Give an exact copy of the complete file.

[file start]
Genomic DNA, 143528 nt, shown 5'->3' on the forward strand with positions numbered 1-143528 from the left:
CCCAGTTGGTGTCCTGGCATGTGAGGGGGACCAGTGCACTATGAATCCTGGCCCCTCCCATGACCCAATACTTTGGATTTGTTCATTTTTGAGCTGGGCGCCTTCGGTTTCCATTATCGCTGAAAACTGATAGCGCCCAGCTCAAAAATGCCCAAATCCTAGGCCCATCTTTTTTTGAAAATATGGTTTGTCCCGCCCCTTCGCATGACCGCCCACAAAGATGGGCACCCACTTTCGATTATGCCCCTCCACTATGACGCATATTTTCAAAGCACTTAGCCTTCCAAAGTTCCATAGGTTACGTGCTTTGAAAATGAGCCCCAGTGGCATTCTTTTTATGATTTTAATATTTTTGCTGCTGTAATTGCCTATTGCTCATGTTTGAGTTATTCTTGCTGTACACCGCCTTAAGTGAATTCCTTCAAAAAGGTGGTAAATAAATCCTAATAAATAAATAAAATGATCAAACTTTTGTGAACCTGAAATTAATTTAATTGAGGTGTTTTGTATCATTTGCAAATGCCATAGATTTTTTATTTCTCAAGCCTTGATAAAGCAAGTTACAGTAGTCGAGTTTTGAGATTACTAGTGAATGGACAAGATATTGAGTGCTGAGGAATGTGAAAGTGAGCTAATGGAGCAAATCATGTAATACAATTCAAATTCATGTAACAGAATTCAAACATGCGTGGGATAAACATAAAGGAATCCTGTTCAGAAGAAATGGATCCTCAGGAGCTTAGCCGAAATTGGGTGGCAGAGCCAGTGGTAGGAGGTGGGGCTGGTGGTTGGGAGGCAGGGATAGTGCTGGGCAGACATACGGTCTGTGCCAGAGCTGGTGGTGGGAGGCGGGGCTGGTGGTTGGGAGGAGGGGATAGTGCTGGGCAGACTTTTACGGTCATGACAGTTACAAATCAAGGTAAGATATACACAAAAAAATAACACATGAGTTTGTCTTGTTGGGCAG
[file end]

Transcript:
Genomic DNA, 143528 nt, shown 5'->3' on the forward strand with positions numbered 1-143528 from the left:
CCCAGTTGGTGTCCTGGCATGTGAGGGGGACCAGTGCACTATGAATCCTGGCCCCTCCCATGACCCAATACTTTGGATTTGTTCATTTTTGAGCTGGGCGCCTTCGGTTTCCATTATCGCTGAAAACTGATAGCGCCCAGCTCAAAAATGCCCAAATCCTAGGCCCATCTTTTTTTGAAAATATGGTTTGTCCCGCCCCTTCGCATGACCGCCCACAAAGATGGGCACCCACTTTCGATTATGCCCCTCCACTATGACGCATATTTTCAAAGCACTTAGCCTTCCAAAGTTCCATAGGTTACGTGCTTTGAAAATGAGCCCCAGTGGCATTCTTTTTATGATTTTAATATTTTTGCTGCTGTAATTGCCTATTGCTCATGTTTGAGTTATTCTTGCTGTACACCGCCTTAAGTGAATTCCTTCAAAAAGGTGGTAAATAAATCCTAATAAATAAATAAAATGATCAAACTTTTGTGAACCTGAAATTAATTTAATTGAGGTGTTTTGTATCATTTGCAAATGCCATAGATTTTTTATTTCTCAAGCCTTGATAAAGCAAGTTACAGTAGTCGAGTTTTGAGATTACTAGTGAATGGACAAGATATTGAGTGCTGAGGAATGTGAAAGTGAGCTAATGGAGCAAATCATGTAATACAATTCAAATTCATGTAACAGAATTCAAACATGCGTGGGATAAACATAAAGGAATCCTGTTCAGAAGAAATGGATCCTCAGGAGCTTAGCCGAAATTGGGTGGCAGAGCCAGTGGTAGGAGGTGGGGCTGGTGGTTGGGAGGCAGGGATAGTGCTGGGCAGACATACGGTCTGTGCCAGAGCTGGTGGTGGGAGGCGGGGCTGGTGGTTGGGAGGAGGGGATAGTGCTGGGCAGACTTTTACGGTCATGACAGTTACAAATCAAGGTAAGATATACACAAAAAAATAACACATGAGTTTGTCTTGTTGGGCAG